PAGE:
CU: You've advertised your adaptation as largely faithful. What was your starting point? Which translation did you use?

JI: There's one translation that I've used for twenty years that I know the play the most by. But for royalty reasons, I went back to an early translation by Constance Garnett, which is available on the Internet, and that's the one I worked with word-wise, when I changed the structure around. The translations are mostly awful. They are over-faithful to Chekhov. If there's a Russian word that has several different connotations, the translators seemed to want to get every connotation so every passage has a list of the eighteen emotions that would be represented by one word in Russian. The Mamet translations are, I think, the nicest of the contemporary ones.

CU: How irritated will purists be by your adaptation?

JI: I think purists would be irritated by any adaptation so I'm not too worried about that. I think we are extremely faithful to the tone of the play. A hundred years later, I think that's what's important. Again, I take a very personal slant to the production -- it's the story of the three sisters, not a political statement.

CU: Apart from the translation, did you feel the play needed updating, or did you just view it as a fun way to continue the conversation about what a popular play is really all about?

JI: When a play is this well known, it's more acceptable to do an adaptation. Most people have a sense of it already. We did most of our revising with what people do for a living. Andrei, the brother, is no longer in the other room playing the violin -- he's the DJ, in the corner spinning throughout the performance. Irina used to work in a telegraph office. Now she's a telemarketer. These are the things we needed to modernize most. There are still soldiers: Vershinin is in the army and so is the Baron at the beginning. The thing the purists will be most upset by is that we eliminated the doctor. He was an older character and seemed the most out of place in the lounge setting.

CU: Chekhov filled the text with calls for music and singing. Did you start with the idea of lounge music, or fall into it?

JI: The music is very specific as far as the genres we are using. We were looking for music with no lyrics, so it could play in the background -- ambient, acid jazz, trip-hop -- and that is also contemporary lounge-type music as opposed to dance club music, although there is one dance number.

CU:There were no calls for video monitors in Chekhov, yet you've added videos of disaster movies. (There is, of course, a disaster offstage in Chekhov's text, and in true Chekhovian form, there's plenty of talk about.) What prompted this idea?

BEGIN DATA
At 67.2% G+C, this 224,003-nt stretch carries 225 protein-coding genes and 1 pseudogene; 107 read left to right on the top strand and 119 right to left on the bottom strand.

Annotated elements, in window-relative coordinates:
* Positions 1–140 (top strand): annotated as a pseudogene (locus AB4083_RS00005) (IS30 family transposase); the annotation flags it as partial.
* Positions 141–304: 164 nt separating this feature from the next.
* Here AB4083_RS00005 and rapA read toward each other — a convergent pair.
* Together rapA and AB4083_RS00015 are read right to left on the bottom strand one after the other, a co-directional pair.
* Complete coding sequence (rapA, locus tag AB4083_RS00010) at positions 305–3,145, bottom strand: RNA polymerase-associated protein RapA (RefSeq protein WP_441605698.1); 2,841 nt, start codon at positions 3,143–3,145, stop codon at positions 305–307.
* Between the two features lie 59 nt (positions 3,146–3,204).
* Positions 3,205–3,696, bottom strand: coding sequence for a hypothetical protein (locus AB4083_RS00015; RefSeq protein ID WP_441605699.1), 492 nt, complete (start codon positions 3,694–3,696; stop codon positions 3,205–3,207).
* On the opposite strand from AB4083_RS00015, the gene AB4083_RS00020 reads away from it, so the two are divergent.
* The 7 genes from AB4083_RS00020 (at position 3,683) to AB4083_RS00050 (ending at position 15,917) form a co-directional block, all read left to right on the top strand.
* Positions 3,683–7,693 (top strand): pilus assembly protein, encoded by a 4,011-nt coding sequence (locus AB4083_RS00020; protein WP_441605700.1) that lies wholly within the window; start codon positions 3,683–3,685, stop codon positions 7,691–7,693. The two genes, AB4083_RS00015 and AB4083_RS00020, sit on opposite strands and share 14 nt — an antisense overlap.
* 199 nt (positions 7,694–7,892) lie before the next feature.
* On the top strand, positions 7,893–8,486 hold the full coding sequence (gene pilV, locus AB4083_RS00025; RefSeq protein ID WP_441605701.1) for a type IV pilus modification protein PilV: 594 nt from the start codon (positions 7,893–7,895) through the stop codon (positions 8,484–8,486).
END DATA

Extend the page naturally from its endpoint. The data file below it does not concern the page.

JI: The disaster movie backdrop of the play came to me, and then, specifically, The Towering Inferno lent itself to Act 3. In previous plays I've done, I've combined classical texts with films. I did Strindberg's chamber play, The Pelican, mixed with the Hitchcock film, The Birds and I've done A Doll's House mixed with The Stepford Wives. (We called it House/Wives.) That's something I am trying to get away from a bit so this is my way of weaning off the video. In previous productions, people re-enacted scenes from the film; here it really is just background. They watch the videos, but as one would watch a video playing in a lounge when there is a lull in the conversation.

When you talk about integrating classic texts and film, I can't help but think of the Wooster Group. Who are your influences?

JI: I love the The Wooster Group, the Builders Association, Target Margin, Elevator Repair Service -- people who don't ignore the classics but don't just reproduce them either. A big influence in getting into classic plays for me was Jonathan Kalb who was a professor of mine at Hunter.

CU: Any final thoughts on what you hope audiences will take home from a visit to your lounge?

JI: We've brought things forward 100 years but we see that life is still about the same things. We can talk about what life will be like 100 years from now and it will probably be much like it is now. Technical details will change but people will always be living their lives. People discuss whether Chekhov's plays are comedies or dramas and, you know, they are both. That's because life is both. He's not just a dramatic playwright, because he shows what life is like between the drama. Our Town says people don't notice their lives going by. Every minute of your life is your life, and that's life.

After Three Sisters Lounge, ATM will get to work on its next project, Dracularama, an adaptation of the novel and all of the film versions. It's directed by Jason St. Sauver, a member of the company who portrays Andrei this time around. They hope to stage it next October.